Jul 21, 2021
Horses often come close to the field’s edge and the ball can go as fast as 160/kmh, occasionally being knocked into the crowd.
Often it is common to spot people who have never been to a polo match before by the way they behave. Safety is the first thing to take into account when sitting on the sidelines, and while polo might be seen as a high-class snobbery, the truth is it is accessible and exciting. Find out how to blend into the crowd of a polo match.
Polo uses its own terminology and knowing the appropriate polo lingo can help us fit into a polo event:
Ponies: instead of horses. Although horses are also used in polo matches, the smaller and more agile ponies have been preferred throughout history. Now, it is appropriate to refer to horses as polo ponies as well.
Chukker: instead of halves or quarters, polo matches are divided into seven and one-half minute chukkers. Events vary on the number of chukkers in a match, normally they have six or more per game.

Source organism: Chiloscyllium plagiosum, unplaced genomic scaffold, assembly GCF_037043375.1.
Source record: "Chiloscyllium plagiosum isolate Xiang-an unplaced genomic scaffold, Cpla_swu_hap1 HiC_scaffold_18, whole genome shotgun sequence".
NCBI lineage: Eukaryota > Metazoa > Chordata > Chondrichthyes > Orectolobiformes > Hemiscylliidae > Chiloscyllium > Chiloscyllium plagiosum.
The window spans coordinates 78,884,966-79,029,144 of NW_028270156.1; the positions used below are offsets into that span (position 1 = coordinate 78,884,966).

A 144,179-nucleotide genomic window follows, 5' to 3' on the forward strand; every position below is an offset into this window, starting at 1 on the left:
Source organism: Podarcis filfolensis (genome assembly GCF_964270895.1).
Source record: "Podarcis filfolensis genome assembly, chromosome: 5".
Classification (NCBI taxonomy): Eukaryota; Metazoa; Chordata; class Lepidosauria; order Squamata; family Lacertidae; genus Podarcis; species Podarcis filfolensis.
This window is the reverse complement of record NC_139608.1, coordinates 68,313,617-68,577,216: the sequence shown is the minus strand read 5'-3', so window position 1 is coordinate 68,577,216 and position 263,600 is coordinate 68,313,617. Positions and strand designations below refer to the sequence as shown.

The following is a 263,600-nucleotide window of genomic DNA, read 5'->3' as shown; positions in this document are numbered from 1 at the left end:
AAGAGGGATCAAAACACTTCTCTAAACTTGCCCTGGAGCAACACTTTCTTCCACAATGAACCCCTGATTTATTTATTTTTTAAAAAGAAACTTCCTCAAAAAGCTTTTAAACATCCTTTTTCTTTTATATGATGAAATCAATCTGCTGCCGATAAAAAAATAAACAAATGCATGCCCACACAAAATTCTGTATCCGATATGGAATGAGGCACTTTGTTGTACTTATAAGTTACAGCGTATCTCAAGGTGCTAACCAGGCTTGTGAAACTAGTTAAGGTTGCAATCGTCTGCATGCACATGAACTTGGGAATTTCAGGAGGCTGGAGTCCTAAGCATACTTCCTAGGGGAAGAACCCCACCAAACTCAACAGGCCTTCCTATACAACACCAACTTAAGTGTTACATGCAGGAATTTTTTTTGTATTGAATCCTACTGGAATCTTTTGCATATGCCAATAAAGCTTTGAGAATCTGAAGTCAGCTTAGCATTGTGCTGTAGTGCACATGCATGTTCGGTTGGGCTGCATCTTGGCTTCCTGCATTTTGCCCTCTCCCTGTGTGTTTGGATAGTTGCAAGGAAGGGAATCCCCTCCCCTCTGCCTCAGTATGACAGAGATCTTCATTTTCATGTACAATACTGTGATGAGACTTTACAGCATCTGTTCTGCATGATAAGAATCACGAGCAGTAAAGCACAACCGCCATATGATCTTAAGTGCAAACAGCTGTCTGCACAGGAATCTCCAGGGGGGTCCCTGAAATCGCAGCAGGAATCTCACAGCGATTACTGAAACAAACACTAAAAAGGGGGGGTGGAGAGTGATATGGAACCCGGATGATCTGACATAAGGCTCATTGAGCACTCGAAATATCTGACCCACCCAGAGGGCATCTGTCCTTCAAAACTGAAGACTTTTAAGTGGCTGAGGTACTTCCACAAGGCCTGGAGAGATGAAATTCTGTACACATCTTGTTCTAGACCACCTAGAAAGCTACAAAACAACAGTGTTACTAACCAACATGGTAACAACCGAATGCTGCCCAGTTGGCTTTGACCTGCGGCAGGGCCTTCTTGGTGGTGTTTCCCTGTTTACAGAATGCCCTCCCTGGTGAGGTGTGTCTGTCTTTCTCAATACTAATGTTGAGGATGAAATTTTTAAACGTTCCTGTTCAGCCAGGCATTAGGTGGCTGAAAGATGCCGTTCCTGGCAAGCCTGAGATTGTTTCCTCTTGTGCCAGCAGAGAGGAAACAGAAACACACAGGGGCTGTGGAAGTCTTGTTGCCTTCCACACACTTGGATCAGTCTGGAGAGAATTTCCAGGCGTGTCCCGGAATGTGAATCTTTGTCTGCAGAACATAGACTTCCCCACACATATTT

Divot Stomp: During halftime, spectators are often invited onto the field to replace the huge gaps of grass that have been removed by the hooves and mallets used to strike the ball.
Flagger: the person that is stationed behind each goal (the pair of striped poles) and signals whether a goal was missed or scored. The flagger will raise a flag when the team has scored a point, so if he does not do so it means it was a miss.
Feel free to cheer and clap: this will not scare the horses and is welcomed. Goals, good plays as interceptions or long runs up the field are exciting and should be celebrated. Attendees can bring a picnic and rug and enjoy it with some rosé wine - the unofficial polo drink.
Also, dogs are also welcome at most venues, but it is preferable to read the individual rules and norms of each polo club beforehand to avoid being denied access.